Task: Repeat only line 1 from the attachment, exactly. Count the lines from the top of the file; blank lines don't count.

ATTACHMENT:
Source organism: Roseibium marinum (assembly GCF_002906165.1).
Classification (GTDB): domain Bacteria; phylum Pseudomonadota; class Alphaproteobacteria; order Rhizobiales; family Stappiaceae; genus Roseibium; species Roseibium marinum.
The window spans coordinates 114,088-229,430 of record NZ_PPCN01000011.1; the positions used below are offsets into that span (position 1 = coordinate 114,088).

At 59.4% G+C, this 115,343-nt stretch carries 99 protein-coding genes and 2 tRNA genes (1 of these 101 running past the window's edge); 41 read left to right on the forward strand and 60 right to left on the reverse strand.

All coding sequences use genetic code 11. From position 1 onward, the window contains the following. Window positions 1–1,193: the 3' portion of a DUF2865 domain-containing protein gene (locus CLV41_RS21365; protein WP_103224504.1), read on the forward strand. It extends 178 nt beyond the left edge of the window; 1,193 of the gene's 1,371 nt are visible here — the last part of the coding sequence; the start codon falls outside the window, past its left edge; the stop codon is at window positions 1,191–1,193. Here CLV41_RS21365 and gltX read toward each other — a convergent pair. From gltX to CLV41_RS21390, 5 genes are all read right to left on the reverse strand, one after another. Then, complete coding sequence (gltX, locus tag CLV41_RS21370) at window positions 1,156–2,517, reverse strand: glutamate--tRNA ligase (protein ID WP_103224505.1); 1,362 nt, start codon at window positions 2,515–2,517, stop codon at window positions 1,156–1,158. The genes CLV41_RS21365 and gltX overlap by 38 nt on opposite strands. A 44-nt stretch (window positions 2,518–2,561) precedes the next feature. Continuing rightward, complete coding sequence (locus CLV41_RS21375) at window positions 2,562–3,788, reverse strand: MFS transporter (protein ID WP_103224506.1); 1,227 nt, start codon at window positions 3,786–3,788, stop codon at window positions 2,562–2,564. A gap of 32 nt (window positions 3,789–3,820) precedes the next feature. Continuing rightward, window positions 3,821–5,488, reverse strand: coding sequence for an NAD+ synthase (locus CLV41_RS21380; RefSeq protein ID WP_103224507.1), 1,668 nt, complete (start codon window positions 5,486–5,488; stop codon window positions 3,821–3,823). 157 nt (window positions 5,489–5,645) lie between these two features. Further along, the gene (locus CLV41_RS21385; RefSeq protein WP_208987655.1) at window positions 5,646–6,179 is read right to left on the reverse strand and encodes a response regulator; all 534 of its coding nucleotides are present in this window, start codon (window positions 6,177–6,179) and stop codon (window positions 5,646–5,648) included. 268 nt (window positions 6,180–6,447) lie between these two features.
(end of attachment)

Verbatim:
Source organism: Roseibium marinum (assembly GCF_002906165.1).